Hillary Clinton

Donald Trump speaking at one of his rallys

The presidential race has shifted a big share of Ohio voters from their traditional political party alignments. For Ohio Public Radio, WKSU’s M.L. Schultze talked with a long-time political consultant about the shifts he expects will continue after Nov. 8.

Gerald Austin consulted primarily with Democratic campaigns, and now works with students from Brazil, India and Liberia who want a close look at national politics through Ohio’s eyes.

He says what they’re seeing now is an energized group of Trump supporters.

Ohio voting sticker

A new poll of Ohio voters reveals a lot of things about their attitudes toward the presidential candidates. A lot of the same sentiments were reflected among the voters who were among the first to show up for early voting this morning. 

The Baldwin Wallace poll included the horse-race question: Hillary Clinton up by 9 points over Donald Trump if the election were held today. And for some, it was: early voting began at 8 a.m.

phot of Hillary Clinton at Columbus rally

Some of Ohio’s top Republicans are pulling their support from their presidential nominee, and Democratic candidate Hillary Clinton visited the battleground state to try to further shift momentum in her favor. 

Voter Registration Deadline Looms
Hillary Clinton was greeted by a about 18,000 people in the center of Ohio State University’s campus following her second debate with Republican presidential nominee Donald Trump.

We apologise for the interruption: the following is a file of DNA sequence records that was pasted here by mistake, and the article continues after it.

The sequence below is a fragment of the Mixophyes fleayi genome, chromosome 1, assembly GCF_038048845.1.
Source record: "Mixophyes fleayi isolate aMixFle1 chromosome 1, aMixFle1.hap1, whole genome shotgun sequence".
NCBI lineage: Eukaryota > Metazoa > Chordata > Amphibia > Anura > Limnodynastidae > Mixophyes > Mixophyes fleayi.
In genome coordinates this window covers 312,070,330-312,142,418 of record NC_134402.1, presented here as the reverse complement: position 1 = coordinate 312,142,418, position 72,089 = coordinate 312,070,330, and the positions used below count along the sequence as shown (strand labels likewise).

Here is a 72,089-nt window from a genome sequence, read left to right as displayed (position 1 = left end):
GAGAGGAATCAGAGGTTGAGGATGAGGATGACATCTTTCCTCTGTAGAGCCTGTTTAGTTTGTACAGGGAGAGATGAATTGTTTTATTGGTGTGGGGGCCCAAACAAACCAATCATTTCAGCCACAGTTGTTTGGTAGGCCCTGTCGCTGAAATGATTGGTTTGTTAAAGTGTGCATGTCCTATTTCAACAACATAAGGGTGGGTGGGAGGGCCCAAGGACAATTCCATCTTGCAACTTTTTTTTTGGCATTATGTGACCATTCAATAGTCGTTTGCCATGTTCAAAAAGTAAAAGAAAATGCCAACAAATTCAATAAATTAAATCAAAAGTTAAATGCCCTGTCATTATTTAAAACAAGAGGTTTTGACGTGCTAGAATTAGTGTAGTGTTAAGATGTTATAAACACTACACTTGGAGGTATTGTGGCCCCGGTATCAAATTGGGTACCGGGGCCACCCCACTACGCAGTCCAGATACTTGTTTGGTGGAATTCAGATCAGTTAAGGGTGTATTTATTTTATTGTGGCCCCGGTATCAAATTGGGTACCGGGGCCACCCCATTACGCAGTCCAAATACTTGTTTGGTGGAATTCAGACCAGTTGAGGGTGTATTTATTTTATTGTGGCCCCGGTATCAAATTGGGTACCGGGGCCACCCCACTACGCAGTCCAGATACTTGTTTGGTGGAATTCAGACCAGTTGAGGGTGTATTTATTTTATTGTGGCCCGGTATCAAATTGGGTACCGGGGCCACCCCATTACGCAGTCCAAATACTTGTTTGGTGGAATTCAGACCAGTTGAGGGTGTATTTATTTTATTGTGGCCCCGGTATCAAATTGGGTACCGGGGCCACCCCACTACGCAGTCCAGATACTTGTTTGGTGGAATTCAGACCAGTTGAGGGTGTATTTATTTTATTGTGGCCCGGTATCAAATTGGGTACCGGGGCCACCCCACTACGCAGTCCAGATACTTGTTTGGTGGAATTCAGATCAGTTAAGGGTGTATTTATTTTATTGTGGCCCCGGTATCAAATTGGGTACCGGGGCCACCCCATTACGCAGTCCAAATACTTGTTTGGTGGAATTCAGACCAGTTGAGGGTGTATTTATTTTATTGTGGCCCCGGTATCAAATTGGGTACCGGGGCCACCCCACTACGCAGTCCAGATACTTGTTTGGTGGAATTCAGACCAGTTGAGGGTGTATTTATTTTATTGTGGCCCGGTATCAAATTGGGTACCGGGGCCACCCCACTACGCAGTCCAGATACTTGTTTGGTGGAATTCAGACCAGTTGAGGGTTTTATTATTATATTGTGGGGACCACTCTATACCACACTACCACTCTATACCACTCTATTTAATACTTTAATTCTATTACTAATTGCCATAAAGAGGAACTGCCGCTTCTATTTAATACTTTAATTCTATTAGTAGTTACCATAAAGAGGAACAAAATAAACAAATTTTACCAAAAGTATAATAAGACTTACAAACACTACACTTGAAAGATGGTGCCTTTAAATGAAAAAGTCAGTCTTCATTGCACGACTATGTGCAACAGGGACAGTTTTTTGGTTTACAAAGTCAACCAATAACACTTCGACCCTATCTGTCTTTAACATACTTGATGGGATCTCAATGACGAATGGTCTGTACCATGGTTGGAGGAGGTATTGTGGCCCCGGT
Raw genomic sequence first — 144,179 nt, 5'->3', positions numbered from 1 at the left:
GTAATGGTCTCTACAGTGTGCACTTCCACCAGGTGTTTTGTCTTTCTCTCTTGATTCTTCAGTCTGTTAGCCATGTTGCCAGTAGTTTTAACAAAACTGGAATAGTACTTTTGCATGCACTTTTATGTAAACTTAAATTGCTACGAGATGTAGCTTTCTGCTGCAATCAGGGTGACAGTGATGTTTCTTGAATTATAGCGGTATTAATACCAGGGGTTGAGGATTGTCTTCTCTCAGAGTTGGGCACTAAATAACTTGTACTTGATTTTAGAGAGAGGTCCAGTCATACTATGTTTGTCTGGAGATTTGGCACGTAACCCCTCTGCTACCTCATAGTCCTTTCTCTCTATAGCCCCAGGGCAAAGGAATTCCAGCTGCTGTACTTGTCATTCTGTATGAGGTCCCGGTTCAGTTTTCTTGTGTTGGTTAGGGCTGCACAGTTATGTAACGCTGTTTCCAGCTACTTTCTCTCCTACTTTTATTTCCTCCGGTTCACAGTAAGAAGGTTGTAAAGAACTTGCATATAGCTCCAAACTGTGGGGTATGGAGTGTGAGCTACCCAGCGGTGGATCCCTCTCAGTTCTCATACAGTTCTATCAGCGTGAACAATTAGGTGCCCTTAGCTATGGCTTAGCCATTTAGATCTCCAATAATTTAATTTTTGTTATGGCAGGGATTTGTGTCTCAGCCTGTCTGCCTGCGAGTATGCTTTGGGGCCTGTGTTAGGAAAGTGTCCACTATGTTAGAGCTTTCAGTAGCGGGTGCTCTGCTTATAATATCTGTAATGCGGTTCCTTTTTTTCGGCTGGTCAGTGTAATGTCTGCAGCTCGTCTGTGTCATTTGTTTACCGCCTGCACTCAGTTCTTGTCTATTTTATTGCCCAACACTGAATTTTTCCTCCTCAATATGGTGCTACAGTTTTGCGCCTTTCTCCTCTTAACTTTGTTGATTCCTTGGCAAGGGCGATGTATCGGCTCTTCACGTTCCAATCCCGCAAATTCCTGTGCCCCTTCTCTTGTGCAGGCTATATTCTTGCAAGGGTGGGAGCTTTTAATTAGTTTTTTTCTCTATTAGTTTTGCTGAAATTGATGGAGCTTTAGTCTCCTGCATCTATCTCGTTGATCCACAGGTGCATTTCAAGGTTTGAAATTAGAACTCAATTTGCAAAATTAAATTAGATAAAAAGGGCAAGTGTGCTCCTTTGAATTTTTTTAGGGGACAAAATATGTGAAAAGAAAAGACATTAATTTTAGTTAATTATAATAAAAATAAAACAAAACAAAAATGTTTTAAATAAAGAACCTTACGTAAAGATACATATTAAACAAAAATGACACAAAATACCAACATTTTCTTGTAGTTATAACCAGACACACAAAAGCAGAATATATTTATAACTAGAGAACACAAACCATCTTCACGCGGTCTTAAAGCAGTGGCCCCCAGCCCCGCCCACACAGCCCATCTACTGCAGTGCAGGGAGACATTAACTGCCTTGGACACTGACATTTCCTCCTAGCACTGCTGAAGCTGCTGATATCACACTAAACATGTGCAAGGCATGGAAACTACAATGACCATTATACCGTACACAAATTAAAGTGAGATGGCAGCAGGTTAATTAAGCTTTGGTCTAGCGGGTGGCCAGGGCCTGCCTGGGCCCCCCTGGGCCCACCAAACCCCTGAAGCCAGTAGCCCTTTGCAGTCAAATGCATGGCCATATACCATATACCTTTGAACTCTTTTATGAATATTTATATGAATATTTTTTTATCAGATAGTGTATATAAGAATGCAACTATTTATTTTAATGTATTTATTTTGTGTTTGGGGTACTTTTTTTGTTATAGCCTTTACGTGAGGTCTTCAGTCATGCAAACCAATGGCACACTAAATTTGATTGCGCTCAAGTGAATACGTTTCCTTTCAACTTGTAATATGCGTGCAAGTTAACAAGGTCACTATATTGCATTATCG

photo of sample presidential ballot

The revelations of Republican Donald Trump’s lewd comments about women and a Wikileaks dump of Wall Street speeches by Democratic nominee Hillary Clinton may have some Ohioans reconsidering their presidential vote.  There are rules on who you can and can’t vote for.

When US Sen. Rob Portman said he won’t vote Trump for president, he said he’d write in Trump’s running mate Mike Pence. Secretary of State spokesman Josh Eck has some advice for anyone considering writing in their presidential vote.

It's the next meet-up between the two major-party presidential candidates.  Democrat Hillary Clinton and Republican Donald Trump face off at Washington University in St. Louis, Sunday, October 9th,  beginning at 9pm.   It's a different format than their first debate.  This will be in the style of a town hall meeting with questions coming both from the moderator and the audience.

How can  you be certain that the responses from Clinton and Trump are truthful?   NPR will have a team of journalists fact-checking the debate in real time.